Most plant space is used wastefully, especially in afternoon and evening hours, on Saturdays, and in the summer. One way of using it more intensively would be to divide the academic year into four quarters, instead of two semesters, including the summer months, which are usually a down period. In fact, the four-quarter idea has been advanced as one way of improving educational methods and raising quality, quite apart from the economies involved in better use of plant. Clarence H. Faust, formerly a dean at the University of Chicago and now both president of the Fund for the Advancement of Education and vice president in charge of education for the Ford Foundation, has outlined a plan that would give students an assignment to study independently off the campus for one-quarter of each year. This would increase the number a given plant could handle.
Would the system detract from the quality of education? Dr. Faust believes not. "The pressure of numbers may be the occasion for important improvements in college education," he says. Dr. Faust rejects the old assumption that the only way to learn is in a group, taking a formal course. Many educators agree that U.S. college students show inadequate initiative because they are conditioned in high school to study only specific assignments, and are brought up "in the lock step of class lectures, recitations, deadlines for papers and reports, and course examinations." Dr. Faust would reduce student-teacher contact. This could be done by having students spend several months working on their own, after a month or so of lectures that would identify the nature of problems involved in a given subject and would indicate how "a sharp, sensitive, well-disciplined mind" goes to work on the problems. A related reform would be to reduce the highly inflated number of courses offered. Together, such reforms would dilute the present average twelve-to-one student-teacher ratio, and so conserve faculty labor.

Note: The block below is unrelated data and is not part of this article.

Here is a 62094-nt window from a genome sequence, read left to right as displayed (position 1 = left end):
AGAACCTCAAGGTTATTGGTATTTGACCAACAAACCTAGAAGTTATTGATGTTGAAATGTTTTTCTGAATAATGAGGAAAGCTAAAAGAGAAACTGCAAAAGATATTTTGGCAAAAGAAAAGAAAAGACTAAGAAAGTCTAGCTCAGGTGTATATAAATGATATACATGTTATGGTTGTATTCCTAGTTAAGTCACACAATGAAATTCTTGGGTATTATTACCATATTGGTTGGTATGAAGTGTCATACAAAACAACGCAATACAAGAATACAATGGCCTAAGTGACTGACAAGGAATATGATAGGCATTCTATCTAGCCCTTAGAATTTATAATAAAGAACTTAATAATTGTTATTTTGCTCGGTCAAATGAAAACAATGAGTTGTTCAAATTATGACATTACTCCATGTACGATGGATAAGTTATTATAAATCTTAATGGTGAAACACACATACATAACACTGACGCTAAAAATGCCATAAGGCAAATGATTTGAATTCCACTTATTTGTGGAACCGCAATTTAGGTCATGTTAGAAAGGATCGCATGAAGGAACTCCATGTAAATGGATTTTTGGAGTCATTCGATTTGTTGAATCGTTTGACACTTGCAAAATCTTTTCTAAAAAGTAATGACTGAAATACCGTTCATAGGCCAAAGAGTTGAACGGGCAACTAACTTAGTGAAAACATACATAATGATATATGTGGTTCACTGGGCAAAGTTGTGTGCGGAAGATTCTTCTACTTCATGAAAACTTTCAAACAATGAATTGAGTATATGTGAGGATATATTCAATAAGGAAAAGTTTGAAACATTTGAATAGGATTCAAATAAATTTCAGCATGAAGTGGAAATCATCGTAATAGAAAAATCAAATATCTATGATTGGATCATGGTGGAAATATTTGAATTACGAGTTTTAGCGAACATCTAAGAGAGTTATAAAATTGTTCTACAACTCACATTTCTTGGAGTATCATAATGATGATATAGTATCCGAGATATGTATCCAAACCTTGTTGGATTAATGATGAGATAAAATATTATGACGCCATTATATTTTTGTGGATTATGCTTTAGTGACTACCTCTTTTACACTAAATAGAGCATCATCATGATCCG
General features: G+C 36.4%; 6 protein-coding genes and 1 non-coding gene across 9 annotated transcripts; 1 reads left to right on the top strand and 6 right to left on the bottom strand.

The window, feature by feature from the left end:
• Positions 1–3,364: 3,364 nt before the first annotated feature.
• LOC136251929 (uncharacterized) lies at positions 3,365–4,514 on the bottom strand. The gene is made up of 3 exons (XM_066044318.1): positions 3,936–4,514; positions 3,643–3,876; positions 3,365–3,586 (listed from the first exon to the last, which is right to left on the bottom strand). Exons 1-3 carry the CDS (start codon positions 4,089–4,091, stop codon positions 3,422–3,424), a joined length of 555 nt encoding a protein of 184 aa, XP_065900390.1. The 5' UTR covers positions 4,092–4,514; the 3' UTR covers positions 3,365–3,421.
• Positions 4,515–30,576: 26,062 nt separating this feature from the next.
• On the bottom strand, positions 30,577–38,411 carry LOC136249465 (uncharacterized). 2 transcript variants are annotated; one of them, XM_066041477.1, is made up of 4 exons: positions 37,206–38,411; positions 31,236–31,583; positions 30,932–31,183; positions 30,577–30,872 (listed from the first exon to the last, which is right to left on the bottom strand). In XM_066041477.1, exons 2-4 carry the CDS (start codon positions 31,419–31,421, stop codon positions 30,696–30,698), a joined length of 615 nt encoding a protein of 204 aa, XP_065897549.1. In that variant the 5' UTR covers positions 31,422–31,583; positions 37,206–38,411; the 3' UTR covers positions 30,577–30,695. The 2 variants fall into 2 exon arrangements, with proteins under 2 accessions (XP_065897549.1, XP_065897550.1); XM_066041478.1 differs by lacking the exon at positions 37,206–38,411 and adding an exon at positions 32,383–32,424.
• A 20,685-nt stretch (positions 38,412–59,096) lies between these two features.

Perhaps the most radical pedagogical suggestion is the use of television, which the Fund for the Advancement of Education has been pushing assiduously. TV can effectively present not only uniquely talented lecturers to students anywhere, but also a wide range of audio-visual materials, including costly equipment, art originals, operational techniques in surgery, engineering, etc. Three years of experiment at Pennsylvania State showed that in many subjects TV students somewhat surpassed those taught conventionally.
The great giveaway